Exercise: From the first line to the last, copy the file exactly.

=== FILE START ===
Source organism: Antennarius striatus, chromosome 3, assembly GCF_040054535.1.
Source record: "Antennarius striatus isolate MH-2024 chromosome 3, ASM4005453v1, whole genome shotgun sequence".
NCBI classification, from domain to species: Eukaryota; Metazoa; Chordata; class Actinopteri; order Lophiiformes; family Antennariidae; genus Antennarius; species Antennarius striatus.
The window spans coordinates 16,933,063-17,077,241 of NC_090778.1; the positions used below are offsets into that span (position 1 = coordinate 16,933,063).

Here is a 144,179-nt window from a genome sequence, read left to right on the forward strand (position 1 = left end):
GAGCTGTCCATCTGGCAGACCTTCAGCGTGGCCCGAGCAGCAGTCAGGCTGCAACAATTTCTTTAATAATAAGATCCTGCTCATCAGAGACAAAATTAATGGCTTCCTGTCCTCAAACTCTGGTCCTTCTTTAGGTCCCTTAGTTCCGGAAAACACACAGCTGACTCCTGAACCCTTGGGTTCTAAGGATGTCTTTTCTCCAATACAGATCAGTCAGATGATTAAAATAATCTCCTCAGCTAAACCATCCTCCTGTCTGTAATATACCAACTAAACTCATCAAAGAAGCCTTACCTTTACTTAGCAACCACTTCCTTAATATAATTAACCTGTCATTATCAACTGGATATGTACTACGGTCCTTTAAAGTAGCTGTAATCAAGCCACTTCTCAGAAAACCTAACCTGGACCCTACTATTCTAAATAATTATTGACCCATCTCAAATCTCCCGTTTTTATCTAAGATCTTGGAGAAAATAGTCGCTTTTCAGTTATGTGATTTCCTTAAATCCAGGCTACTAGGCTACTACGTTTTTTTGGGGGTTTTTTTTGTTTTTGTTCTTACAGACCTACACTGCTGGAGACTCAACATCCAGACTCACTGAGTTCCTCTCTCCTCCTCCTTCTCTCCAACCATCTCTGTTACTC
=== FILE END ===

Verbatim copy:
Source organism: Antennarius striatus, chromosome 3, assembly GCF_040054535.1.
Source record: "Antennarius striatus isolate MH-2024 chromosome 3, ASM4005453v1, whole genome shotgun sequence".
NCBI classification, from domain to species: Eukaryota; Metazoa; Chordata; class Actinopteri; order Lophiiformes; family Antennariidae; genus Antennarius; species Antennarius striatus.
The window spans coordinates 16,933,063-17,077,241 of NC_090778.1; the positions used below are offsets into that span (position 1 = coordinate 16,933,063).

Here is a 144,179-nt window from a genome sequence, read left to right on the forward strand (position 1 = left end):
GAGCTGTCCATCTGGCAGACCTTCAGCGTGGCCCGAGCAGCAGTCAGGCTGCAACAATTTCTTTAATAATAAGATCCTGCTCATCAGAGACAAAATTAATGGCTTCCTGTCCTCAAACTCTGGTCCTTCTTTAGGTCCCTTAGTTCCGGAAAACACACAGCTGACTCCTGAACCCTTGGGTTCTAAGGATGTCTTTTCTCCAATACAGATCAGTCAGATGATTAAAATAATCTCCTCAGCTAAACCATCCTCCTGTCTGTAATATACCAACTAAACTCATCAAAGAAGCCTTACCTTTACTTAGCAACCACTTCCTTAATATAATTAACCTGTCATTATCAACTGGATATGTACTACGGTCCTTTAAAGTAGCTGTAATCAAGCCACTTCTCAGAAAACCTAACCTGGACCCTACTATTCTAAATAATTATTGACCCATCTCAAATCTCCCGTTTTTATCTAAGATCTTGGAGAAAATAGTCGCTTTTCAGTTATGTGATTTCCTTAAATCCAGGCTACTAGGCTACTACGTTTTTTTGGGGGTTTTTTTTGTTTTTGTTCTTACAGACCTACACTGCTGGAGACTCAACATCCAGACTCACTGAGTTCCTCTCTCCTCCTCCTTCTCTCCAACCATCTCTGTTACTC